With a myriad of cultures in multinational corporations, research into leadership has been endless, yet not very conclusive. An old friend of mine posed me the question on leadership: “Could you please enlighten me in understanding how to lead a multi-cultural team?” So far we were pleasantly talking over a drink on a nice and warm summer morning. At the time I had no idea to offer. It initiated a long period of my research at the end of which I published the book “Leadership by Virtue”.
It was no easy matter. Four decades ago, IBM tried to unify corporate culture in her subsidiaries all over the world. Geert Hofstede carried out a world-wide survey on employee values with a very informative and demonstrative result. Based on his approach, Turner pointed out the problem of international projects and claimed that “when working on international projects we need to understand the approaches of different cultures to be able to work with people and predict behaviors, and not to give and take offence”. More researchers followed the same topic. A common conclusion of all those studies is: “we are definitely different”. And this conclusion is what bothered me the most. It is a common knowledge. To successfully lead people you need to find what binds the people together and not what separates them.
My research goal was to support the idea that, at their core people are similar no matter where they come from. The new leadership approach should follow these principles. This is why I aimed to find at which level we are “the same!”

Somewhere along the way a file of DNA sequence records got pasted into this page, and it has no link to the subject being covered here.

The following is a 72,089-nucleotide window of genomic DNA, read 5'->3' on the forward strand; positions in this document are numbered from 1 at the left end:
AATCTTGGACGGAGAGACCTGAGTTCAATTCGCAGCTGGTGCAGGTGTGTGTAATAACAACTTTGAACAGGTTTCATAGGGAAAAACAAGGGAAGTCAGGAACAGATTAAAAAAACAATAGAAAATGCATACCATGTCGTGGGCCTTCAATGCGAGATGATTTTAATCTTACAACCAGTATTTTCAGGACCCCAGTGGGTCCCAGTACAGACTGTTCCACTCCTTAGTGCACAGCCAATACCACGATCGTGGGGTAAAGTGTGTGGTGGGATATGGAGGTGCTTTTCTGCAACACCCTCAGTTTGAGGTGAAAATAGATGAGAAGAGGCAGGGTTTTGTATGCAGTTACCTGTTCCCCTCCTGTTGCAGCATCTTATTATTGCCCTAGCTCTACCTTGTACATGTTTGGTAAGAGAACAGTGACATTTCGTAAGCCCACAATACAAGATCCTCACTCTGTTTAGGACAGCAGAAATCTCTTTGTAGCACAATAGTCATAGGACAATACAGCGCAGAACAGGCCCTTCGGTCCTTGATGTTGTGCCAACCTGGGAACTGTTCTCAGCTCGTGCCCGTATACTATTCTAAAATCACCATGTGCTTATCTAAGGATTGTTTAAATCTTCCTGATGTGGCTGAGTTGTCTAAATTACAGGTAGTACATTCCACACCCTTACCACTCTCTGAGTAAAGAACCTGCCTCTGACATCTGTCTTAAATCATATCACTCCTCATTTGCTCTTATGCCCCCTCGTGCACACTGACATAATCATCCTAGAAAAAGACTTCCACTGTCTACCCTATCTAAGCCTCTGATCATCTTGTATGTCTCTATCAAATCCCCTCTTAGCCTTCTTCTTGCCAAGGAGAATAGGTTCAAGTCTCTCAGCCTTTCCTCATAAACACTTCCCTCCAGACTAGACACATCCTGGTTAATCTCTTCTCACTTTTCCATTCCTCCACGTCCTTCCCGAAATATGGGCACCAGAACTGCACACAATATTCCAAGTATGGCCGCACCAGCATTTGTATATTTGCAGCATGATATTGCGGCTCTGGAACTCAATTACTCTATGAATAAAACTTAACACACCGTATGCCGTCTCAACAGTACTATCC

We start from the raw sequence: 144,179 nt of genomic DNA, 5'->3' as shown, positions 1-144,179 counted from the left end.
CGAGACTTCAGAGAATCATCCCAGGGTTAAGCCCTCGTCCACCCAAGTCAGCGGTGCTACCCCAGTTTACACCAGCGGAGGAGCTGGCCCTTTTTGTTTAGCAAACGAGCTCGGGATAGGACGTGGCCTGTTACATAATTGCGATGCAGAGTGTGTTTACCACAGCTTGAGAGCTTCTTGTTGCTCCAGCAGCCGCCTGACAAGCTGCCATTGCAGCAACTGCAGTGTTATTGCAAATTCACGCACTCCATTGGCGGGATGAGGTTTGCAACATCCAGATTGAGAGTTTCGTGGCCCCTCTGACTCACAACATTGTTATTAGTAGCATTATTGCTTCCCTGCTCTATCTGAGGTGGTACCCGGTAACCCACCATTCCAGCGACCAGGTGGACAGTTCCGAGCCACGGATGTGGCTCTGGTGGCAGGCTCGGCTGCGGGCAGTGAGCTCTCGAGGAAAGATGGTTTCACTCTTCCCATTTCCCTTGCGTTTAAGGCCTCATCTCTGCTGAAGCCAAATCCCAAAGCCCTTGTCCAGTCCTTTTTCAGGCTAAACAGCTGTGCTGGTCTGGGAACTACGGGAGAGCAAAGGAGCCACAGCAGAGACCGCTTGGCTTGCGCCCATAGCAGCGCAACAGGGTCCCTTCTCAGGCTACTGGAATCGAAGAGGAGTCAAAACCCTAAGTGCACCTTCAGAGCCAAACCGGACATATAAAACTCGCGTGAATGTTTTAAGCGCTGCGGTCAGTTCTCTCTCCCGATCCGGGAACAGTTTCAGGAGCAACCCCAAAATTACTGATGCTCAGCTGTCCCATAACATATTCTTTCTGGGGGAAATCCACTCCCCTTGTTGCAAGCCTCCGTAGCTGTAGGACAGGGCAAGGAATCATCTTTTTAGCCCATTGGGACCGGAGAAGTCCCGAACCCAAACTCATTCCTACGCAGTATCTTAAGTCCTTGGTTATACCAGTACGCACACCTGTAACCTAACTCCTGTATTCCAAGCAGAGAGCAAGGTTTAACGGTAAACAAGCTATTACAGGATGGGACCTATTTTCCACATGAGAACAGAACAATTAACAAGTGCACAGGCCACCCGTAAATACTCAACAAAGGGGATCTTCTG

For the complex mix of cultural, spatial and temporal factors in an increasingly globalized world, existing leadership and management tools no longer suffice. In my TEDx talk I tried to describe such a human behavior that surpasses what I have named “the cultural background noise” – a noise we, voluntarily or not, hear throughout our life and which normally, mentally and subconsciously, influences our values, ethics and morals.
It took me a lot of effort to open the eyes and see what I basically knew all along. For decades now I have been practicing martial arts. Martial arts in the Far-East countries focus on the martial way, on the mental culture that makes one with the body. In the Western countries’ perspective is more sports and competitiveness, winning becomes the main objective. But how and what martial arts’ philosophy has to do with a leadership process in multi-cultural environment? The answer is simple: martial arts are practiced all over the world no matter of the background, ideology, color, gender. And, for all of them, the basic philosophy stays the same.
The latter triggered and shaped my research toward the leadership that can bridge “the cultural background noise,” connect west and east, internal and external … as described in my book “Leadership by Virtue.” As I want to promote ans share this knowledge I will – for a limited time / EXPIRED – offer you to get it for free from STORYCARTEL. Please READ it and find for yourself if my discoveries can add to your personal growth …